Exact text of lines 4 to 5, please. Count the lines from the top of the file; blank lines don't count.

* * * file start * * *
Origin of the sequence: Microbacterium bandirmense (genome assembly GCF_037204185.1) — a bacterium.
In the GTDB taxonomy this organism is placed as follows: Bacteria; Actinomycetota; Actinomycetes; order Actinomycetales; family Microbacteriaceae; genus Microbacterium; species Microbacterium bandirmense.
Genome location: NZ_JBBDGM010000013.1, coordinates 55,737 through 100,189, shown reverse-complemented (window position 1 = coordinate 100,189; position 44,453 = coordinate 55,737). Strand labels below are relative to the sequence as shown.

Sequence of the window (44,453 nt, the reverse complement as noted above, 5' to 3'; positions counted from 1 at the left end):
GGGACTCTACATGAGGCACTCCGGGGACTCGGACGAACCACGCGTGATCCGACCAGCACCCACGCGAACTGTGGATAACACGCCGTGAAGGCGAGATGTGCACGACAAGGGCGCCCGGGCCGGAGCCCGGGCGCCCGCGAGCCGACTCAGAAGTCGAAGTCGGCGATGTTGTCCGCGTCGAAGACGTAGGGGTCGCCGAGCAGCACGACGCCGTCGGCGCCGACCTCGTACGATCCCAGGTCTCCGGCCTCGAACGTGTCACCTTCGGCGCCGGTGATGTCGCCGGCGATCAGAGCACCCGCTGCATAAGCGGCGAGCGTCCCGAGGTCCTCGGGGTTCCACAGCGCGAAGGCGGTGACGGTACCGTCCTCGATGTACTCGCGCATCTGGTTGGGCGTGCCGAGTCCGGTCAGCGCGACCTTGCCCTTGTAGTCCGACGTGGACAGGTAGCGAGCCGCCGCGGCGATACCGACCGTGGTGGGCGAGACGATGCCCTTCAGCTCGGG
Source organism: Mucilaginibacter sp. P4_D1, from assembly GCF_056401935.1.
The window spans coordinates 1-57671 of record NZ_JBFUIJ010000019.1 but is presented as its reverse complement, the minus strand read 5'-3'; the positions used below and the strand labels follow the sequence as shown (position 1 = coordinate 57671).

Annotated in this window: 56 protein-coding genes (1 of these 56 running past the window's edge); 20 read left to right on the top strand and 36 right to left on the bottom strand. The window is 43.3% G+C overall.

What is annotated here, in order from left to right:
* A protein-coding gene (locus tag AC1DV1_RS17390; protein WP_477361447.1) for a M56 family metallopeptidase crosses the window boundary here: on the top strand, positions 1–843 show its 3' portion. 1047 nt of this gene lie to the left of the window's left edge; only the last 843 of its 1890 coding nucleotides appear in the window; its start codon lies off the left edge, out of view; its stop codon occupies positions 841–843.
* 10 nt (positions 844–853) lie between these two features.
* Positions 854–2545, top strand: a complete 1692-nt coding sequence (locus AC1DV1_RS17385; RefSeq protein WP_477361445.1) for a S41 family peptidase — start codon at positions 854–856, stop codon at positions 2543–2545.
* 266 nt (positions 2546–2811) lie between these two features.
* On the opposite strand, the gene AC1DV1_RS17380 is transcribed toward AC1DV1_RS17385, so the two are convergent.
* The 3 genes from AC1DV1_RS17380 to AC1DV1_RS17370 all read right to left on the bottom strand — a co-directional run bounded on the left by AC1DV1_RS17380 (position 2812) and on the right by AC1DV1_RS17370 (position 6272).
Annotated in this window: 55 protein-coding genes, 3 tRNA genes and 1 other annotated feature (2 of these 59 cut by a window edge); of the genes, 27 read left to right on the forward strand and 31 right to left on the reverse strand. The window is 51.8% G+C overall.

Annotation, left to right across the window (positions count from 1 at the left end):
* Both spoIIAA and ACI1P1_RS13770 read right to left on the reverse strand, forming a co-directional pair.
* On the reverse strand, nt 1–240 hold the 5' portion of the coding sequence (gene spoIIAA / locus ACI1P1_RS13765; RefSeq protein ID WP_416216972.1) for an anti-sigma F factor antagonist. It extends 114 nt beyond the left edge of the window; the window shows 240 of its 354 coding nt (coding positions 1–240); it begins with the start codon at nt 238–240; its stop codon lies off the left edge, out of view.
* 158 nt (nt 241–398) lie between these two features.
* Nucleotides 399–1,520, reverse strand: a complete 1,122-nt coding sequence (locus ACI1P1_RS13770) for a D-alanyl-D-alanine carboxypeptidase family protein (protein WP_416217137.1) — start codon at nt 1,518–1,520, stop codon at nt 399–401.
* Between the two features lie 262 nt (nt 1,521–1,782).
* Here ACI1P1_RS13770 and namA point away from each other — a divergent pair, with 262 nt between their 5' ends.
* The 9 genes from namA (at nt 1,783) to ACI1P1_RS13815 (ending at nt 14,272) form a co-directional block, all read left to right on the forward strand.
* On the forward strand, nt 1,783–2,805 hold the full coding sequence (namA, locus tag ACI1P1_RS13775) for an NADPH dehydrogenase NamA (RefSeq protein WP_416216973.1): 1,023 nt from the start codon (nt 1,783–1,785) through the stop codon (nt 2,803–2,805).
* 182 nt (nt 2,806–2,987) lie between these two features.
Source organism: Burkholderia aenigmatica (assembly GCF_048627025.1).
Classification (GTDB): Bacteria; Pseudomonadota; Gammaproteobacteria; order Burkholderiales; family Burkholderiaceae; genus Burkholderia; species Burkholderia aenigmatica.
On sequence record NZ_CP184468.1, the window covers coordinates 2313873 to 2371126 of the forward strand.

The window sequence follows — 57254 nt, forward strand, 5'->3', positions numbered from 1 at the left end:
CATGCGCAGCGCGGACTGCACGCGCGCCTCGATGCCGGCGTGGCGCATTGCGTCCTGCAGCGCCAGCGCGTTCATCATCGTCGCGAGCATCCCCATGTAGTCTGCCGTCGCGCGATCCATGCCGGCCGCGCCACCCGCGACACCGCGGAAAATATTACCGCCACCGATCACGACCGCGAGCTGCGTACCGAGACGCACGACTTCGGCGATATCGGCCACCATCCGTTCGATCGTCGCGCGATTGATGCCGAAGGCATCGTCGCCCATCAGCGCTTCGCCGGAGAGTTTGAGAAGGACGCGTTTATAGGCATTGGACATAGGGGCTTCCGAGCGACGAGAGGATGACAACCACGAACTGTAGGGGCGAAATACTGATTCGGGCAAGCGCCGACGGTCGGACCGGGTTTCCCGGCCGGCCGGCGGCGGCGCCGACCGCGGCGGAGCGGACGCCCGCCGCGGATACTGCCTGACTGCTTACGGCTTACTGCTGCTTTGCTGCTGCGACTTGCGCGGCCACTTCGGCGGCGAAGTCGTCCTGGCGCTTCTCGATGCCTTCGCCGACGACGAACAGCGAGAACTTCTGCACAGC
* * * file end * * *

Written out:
Sequence of the window (44,453 nt, the reverse complement as noted above, 5' to 3'; positions counted from 1 at the left end):
GGGACTCTACATGAGGCACTCCGGGGACTCGGACGAACCACGCGTGATCCGACCAGCACCCACGCGAACTGTGGATAACACGCCGTGAAGGCGAGATGTGCACGACAAGGGCGCCCGGGCCGGAGCCCGGGCGCCCGCGAGCCGACTCAGAAGTCGAAGTCGGCGATGTTGTCCGCGTCGAAGACGTAGGGGTCGCCGAGCAGCACGACGCCGTCGGCGCCGACCTCGTACGATCCCAGGTCTCCGGCCTCGAACGTGTCACCTTCGGCGCCGGTGATGTCGCCGGCGATCAGAGCACCCGCTGCATAAGCGGCGAGCGTCCCGAGGTCCTCGGGGTTCCACAGCGCGAAGGCGGTGACGGTACCGTCCTCGATGTACTCGCGCATCTGGTTGGGCGTGCCGAGTCCGGTCAGCGCGACCTTGCCCTTGTAGTCCGACGTGGACAGGTAGCGAGCCGCCGCGGCGATACCGACCGTGGTGGGCGAGACGATGCCCTTCAGCTCGGG